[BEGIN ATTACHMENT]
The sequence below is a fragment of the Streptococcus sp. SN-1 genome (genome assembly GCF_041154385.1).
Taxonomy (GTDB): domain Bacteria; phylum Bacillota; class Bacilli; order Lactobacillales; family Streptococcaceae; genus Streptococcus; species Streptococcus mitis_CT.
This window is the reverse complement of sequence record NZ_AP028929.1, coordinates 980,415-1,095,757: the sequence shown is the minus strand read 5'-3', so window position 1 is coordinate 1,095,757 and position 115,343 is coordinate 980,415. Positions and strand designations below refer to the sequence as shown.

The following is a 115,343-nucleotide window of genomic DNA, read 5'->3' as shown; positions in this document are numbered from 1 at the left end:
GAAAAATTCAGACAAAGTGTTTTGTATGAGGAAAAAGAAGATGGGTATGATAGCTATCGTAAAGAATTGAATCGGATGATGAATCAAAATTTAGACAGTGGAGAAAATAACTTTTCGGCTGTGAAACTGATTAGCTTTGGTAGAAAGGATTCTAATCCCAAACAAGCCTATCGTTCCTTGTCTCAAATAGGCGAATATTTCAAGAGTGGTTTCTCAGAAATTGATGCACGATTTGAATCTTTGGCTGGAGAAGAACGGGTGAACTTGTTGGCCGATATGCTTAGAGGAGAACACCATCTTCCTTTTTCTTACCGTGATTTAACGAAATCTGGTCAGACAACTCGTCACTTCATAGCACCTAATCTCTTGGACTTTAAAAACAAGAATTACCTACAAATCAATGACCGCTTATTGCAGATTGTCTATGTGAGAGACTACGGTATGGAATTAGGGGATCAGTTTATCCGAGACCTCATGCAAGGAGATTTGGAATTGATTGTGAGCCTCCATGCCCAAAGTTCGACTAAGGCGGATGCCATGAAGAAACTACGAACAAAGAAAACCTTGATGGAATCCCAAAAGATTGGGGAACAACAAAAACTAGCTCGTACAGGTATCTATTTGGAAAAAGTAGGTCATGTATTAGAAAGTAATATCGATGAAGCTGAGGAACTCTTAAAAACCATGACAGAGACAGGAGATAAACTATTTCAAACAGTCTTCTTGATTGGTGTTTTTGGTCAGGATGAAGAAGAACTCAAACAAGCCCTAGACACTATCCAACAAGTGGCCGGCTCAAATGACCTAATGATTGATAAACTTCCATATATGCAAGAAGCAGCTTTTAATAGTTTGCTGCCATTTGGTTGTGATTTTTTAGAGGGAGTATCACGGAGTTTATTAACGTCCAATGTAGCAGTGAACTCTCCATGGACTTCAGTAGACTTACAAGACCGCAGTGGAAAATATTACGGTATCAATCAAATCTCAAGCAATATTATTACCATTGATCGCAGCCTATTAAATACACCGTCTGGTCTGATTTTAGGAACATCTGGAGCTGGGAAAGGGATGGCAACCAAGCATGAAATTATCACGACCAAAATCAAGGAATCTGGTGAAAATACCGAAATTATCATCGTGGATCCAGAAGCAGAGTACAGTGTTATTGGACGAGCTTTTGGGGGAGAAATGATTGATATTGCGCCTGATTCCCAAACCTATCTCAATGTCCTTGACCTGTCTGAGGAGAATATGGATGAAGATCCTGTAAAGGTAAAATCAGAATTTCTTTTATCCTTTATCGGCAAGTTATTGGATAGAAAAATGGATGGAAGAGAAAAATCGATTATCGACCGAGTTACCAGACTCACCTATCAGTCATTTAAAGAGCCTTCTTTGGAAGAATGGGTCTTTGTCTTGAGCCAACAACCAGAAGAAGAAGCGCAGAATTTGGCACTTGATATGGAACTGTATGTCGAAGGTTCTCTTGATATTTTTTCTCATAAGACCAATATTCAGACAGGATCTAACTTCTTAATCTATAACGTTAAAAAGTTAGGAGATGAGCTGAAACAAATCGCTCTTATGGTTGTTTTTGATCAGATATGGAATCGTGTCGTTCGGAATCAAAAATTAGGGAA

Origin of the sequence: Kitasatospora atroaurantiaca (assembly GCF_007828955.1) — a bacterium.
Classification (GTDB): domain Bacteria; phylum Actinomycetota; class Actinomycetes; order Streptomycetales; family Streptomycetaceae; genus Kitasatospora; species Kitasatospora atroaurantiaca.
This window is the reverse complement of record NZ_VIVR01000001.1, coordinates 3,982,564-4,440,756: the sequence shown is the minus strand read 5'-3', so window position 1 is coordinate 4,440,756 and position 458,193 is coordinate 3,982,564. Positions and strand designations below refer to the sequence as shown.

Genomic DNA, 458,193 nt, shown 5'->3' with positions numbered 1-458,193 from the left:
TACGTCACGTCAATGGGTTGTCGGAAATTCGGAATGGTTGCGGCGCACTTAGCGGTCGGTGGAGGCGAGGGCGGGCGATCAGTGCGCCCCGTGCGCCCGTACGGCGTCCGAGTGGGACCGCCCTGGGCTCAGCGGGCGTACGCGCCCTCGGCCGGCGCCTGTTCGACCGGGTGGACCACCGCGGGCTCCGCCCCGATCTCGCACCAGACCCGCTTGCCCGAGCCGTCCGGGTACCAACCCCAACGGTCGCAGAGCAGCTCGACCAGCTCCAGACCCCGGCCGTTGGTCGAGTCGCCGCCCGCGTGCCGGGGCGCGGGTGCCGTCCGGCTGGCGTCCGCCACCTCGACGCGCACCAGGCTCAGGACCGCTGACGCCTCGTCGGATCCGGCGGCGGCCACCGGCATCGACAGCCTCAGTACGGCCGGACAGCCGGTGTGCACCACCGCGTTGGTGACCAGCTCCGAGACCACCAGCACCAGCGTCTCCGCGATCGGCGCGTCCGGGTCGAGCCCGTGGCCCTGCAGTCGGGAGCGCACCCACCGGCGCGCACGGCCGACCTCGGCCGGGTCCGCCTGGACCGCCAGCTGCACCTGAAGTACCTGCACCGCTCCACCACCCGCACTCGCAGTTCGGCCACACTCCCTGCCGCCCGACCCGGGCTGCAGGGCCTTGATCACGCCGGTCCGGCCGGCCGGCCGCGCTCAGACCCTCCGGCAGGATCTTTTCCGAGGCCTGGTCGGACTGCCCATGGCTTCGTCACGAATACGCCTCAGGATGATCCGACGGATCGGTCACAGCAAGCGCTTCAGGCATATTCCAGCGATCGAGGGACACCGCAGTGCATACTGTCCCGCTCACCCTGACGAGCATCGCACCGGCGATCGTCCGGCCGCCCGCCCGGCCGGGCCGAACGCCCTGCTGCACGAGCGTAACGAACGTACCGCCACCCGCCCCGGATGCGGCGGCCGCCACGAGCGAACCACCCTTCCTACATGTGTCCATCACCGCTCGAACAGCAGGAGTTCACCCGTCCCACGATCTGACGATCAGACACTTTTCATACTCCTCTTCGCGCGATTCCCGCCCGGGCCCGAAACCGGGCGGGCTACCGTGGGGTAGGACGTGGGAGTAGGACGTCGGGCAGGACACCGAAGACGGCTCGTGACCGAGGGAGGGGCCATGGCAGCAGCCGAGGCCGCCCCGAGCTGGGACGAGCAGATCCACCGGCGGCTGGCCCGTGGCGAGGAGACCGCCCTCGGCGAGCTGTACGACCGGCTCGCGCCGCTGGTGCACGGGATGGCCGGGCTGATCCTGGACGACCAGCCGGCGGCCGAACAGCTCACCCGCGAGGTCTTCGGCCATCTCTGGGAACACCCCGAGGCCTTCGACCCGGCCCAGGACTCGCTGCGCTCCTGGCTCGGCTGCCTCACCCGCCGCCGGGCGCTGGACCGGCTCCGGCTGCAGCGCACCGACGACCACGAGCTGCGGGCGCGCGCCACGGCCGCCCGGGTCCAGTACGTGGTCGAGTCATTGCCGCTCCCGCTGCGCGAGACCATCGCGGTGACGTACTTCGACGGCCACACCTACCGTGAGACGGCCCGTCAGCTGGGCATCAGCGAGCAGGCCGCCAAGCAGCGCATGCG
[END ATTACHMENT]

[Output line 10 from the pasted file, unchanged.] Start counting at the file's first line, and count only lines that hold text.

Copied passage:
TACGTCACGTCAATGGGTTGTCGGAAATTCGGAATGGTTGCGGCGCACTTAGCGGTCGGTGGAGGCGAGGGCGGGCGATCAGTGCGCCCCGTGCGCCCGTACGGCGTCCGAGTGGGACCGCCCTGGGCTCAGCGGGCGTACGCGCCCTCGGCCGGCGCCTGTTCGACCGGGTGGACCACCGCGGGCTCCGCCCCGATCTCGCACCAGACCCGCTTGCCCGAGCCGTCCGGGTACCAACCCCAACGGTCGCAGAGCAGCTCGACCAGCTCCAGACCCCGGCCGTTGGTCGAGTCGCCGCCCGCGTGCCGGGGCGCGGGTGCCGTCCGGCTGGCGTCCGCCACCTCGACGCGCACCAGGCTCAGGACCGCTGACGCCTCGTCGGATCCGGCGGCGGCCACCGGCATCGACAGCCTCAGTACGGCCGGACAGCCGGTGTGCACCACCGCGTTGGTGACCAGCTCCGAGACCACCAGCACCAGCGTCTCCGCGATCGGCGCGTCCGGGTCGAGCCCGTGGCCCTGCAGTCGGGAGCGCACCCACCGGCGCGCACGGCCGACCTCGGCCGGGTCCGCCTGGACCGCCAGCTGCACCTGAAGTACCTGCACCGCTCCACCACCCGCACTCGCAGTTCGGCCACACTCCCTGCCGCCCGACCCGGGCTGCAGGGCCTTGATCACGCCGGTCCGGCCGGCCGGCCGCGCTCAGACCCTCCGGCAGGATCTTTTCCGAGGCCTGGTCGGACTGCCCATGGCTTCGTCACGAATACGCCTCAGGATGATCCGACGGATCGGTCACAGCAAGCGCTTCAGGCATATTCCAGCGATCGAGGGACACCGCAGTGCATACTGTCCCGCTCACCCTGACGAGCATCGCACCGGCGATCGTCCGGCCGCCCGCCCGGCCGGGCCGAACGCCCTGCTGCACGAGCGTAACGAACGTACCGCCACCCGCCCCGGATGCGGCGGCCGCCACGAGCGAACCACCCTTCCTACATGTGTCCATCACCGCTCGAACAGCAGGAGTTCACCCGTCCCACGATCTGACGATCAGACACTTTTCATACTCCTCTTCGCGCGATTCCCGCCCGGGCCCGAAACCGGGCGGGCTACCGTGGGGTAGGACGTGGGAGTAGGACGTCGGGCAGGACACCGAAGACGGCTCGTGACCGAGGGAGGGGCCATGGCAGCAGCCGAGGCCGCCCCGAGCTGGGACGAGCAGATCCACCGGCGGCTGGCCCGTGGCGAGGAGACCGCCCTCGGCGAGCTGTACGACCGGCTCGCGCCGCTGGTGCACGGGATGGCCGGGCTGATCCTGGACGACCAGCCGGCGGCCGAACAGCTCACCCGCGAGGTCTTCGGCCATCTCTGGGAACACCCCGAGGCCTTCGACCCGGCCCAGGACTCGCTGCGCTCCTGGCTCGGCTGCCTCACCCGCCGCCGGGCGCTGGACCGGCTCCGGCTGCAGCGCACCGACGACCACGAGCTGCGGGCGCGCGCCACGGCCGCCCGGGTCCAGTACGTGGTCGAGTCATTGCCGCTCCCGCTGCGCGAGACCATCGCGGTGACGTACTTCGACGGCCACACCTACCGTGAGACGGCCCGTCAGCTGGGCATCAGCGAGCAGGCCGCCAAGCAGCGCATGCG